“If we didn’t have that tool I don’t think Stephen and I would be where we are today,” Rosine said. “Texting was a huge icebreaker for us.”

In April, the McCauleys were the speakers for the CPC’s annual Friends of the Children breakfast. Rosine shared her top 10 reasons for adopting a teen. Her list included no 3 a.m. wake-up calls for feeding, 24-hour tech support and rekindling memories of her own youth. While her list garnered several laughs from the audience, it also drew a few tears. Her No. 1 reason for adopting Stephen was the risk was worth the reward, she said.

“For all the risk you take in life, I promise that his is the one worth taking,” she said. “Because of adoption, we are now three hearts that beat as one.”


Aimee was 9 and living in a residential facility for girls in Melbourne while her mother, who had been incarcerated, was battling drug addiction. Lisa Fisher had worked with Aimee’s older sister while volunteering with New Start, an organization that provides mentors for at-risk teens.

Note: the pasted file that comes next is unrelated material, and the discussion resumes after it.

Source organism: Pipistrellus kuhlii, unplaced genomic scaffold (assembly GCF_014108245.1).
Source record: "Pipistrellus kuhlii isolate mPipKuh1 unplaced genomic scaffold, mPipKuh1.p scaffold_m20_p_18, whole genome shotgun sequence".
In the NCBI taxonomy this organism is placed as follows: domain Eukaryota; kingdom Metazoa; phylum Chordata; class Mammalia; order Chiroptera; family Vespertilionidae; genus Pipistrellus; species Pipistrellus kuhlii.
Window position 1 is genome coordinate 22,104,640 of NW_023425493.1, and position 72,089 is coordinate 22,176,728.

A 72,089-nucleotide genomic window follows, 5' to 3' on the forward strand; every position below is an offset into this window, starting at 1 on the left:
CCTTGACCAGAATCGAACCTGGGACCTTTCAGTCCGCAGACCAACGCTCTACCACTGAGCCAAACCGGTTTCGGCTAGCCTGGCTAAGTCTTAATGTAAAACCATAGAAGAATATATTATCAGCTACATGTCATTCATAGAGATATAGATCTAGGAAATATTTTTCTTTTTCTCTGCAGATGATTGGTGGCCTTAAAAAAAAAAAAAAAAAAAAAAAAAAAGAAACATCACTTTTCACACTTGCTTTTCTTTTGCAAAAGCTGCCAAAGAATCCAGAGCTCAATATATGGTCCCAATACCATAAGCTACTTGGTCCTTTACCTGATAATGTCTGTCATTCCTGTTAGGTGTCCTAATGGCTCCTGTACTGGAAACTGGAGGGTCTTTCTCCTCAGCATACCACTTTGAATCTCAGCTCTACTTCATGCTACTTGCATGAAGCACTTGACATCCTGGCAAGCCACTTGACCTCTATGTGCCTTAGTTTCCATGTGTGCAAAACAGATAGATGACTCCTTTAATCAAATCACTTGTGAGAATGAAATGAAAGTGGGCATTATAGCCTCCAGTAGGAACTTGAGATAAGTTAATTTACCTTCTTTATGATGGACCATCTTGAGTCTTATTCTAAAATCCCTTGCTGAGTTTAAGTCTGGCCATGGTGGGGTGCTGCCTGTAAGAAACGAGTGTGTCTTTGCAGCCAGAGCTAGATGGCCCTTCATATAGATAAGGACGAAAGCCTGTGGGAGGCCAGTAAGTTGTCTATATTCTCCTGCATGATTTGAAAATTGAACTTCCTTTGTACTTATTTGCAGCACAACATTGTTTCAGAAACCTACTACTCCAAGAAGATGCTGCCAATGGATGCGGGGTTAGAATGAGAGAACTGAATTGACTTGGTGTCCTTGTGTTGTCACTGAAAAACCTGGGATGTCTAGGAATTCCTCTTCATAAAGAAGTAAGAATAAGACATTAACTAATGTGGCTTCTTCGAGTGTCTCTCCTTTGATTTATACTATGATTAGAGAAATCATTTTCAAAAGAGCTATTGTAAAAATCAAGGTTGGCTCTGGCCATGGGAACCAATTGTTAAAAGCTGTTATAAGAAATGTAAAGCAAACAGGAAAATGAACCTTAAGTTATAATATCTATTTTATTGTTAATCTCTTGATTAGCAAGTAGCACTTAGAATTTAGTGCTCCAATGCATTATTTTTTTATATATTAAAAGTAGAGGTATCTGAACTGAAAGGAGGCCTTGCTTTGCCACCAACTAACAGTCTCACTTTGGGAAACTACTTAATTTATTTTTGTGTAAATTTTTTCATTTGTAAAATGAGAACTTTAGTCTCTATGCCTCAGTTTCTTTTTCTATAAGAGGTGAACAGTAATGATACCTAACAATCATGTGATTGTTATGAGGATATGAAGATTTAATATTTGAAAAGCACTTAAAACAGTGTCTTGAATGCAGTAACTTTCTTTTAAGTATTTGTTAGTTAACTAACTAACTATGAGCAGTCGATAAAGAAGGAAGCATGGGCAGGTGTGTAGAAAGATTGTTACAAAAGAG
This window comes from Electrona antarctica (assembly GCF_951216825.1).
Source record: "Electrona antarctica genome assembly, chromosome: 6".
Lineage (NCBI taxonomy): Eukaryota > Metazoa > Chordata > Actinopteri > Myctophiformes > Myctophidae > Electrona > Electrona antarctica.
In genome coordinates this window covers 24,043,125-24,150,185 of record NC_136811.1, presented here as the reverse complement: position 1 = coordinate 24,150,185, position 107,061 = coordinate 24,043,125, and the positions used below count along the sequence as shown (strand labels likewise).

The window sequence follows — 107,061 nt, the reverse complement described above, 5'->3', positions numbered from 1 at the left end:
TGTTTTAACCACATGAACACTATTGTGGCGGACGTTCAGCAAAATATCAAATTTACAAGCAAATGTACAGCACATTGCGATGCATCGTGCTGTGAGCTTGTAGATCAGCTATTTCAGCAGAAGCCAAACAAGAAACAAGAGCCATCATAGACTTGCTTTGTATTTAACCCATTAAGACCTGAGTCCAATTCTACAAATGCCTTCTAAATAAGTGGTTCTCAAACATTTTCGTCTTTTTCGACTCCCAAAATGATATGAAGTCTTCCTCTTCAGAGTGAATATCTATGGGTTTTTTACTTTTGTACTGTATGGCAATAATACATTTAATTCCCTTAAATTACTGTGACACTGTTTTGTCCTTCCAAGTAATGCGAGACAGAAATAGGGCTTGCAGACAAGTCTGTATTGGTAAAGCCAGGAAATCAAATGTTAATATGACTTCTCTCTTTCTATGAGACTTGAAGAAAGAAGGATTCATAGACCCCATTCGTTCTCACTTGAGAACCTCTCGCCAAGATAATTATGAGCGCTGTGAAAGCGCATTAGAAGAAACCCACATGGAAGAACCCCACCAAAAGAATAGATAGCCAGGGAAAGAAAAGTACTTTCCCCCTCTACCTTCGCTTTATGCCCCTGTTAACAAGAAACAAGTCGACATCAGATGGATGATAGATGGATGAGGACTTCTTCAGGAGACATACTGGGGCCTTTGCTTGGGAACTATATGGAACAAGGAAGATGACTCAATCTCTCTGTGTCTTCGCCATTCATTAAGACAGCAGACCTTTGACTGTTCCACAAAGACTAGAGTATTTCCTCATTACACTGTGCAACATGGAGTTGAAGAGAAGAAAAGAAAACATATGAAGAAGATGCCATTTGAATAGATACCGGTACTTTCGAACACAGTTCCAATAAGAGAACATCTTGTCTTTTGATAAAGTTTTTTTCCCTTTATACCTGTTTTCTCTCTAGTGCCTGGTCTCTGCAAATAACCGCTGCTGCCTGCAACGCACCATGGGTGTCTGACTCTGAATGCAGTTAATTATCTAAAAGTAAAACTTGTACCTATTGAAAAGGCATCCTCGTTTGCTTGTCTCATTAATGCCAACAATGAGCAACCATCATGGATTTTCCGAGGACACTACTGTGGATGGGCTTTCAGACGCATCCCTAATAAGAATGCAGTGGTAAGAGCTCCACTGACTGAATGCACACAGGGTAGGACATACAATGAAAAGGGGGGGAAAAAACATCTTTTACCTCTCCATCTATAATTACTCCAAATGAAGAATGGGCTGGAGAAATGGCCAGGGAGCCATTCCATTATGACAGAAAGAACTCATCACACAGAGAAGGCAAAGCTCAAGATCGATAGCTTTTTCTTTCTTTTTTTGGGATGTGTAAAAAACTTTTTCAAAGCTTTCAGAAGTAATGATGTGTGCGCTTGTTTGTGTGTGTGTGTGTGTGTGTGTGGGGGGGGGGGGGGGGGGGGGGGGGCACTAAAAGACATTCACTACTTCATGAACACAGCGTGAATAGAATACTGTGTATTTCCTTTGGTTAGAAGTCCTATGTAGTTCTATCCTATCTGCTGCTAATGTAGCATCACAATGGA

Lisa, 54, was confident she and her husband, Jack — a financial adviser in Ormond Beach — could give the younger girl the love and attention she needed. But their youngest daughter, Sunie, who was just starting high school at the time, needed to feel those connections, too.

Aimee struggled with attachment issues and required lots of attention from Lisa, as well as counseling. But Lisa, whose two older daughters were grown and out of the house by then, feared a distance was growing between her and Sunie.

“When (Sunie) was pulling away I thought, that’s not a good deed I’m supposed to do if I’m going to lose my family,” Lisa recalled.

But as time went on, the family grew closer. Aimee looked up to Sunie, now 23, and the two girls have become best friends.